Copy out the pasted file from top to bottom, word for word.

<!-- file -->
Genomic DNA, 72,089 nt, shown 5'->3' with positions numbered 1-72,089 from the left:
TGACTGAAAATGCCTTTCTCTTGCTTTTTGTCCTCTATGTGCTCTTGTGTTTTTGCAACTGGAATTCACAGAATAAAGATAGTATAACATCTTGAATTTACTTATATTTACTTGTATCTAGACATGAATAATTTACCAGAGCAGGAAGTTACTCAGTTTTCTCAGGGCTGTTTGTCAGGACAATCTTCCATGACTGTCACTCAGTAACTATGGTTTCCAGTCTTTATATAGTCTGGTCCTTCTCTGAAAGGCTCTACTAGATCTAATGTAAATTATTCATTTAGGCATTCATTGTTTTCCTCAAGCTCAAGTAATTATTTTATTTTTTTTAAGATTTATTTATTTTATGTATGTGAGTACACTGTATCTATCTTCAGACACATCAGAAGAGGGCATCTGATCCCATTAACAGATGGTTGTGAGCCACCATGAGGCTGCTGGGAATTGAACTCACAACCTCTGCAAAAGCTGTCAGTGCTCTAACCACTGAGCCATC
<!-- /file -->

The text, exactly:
Genomic DNA, 72,089 nt, shown 5'->3' with positions numbered 1-72,089 from the left:
TGACTGAAAATGCCTTTCTCTTGCTTTTTGTCCTCTATGTGCTCTTGTGTTTTTGCAACTGGAATTCACAGAATAAAGATAGTATAACATCTTGAATTTACTTATATTTACTTGTATCTAGACATGAATAATTTACCAGAGCAGGAAGTTACTCAGTTTTCTCAGGGCTGTTTGTCAGGACAATCTTCCATGACTGTCACTCAGTAACTATGGTTTCCAGTCTTTATATAGTCTGGTCCTTCTCTGAAAGGCTCTACTAGATCTAATGTAAATTATTCATTTAGGCATTCATTGTTTTCCTCAAGCTCAAGTAATTATTTTATTTTTTTTAAGATTTATTTATTTTATGTATGTGAGTACACTGTATCTATCTTCAGACACATCAGAAGAGGGCATCTGATCCCATTAACAGATGGTTGTGAGCCACCATGAGGCTGCTGGGAATTGAACTCACAACCTCTGCAAAAGCTGTCAGTGCTCTAACCACTGAGCCATC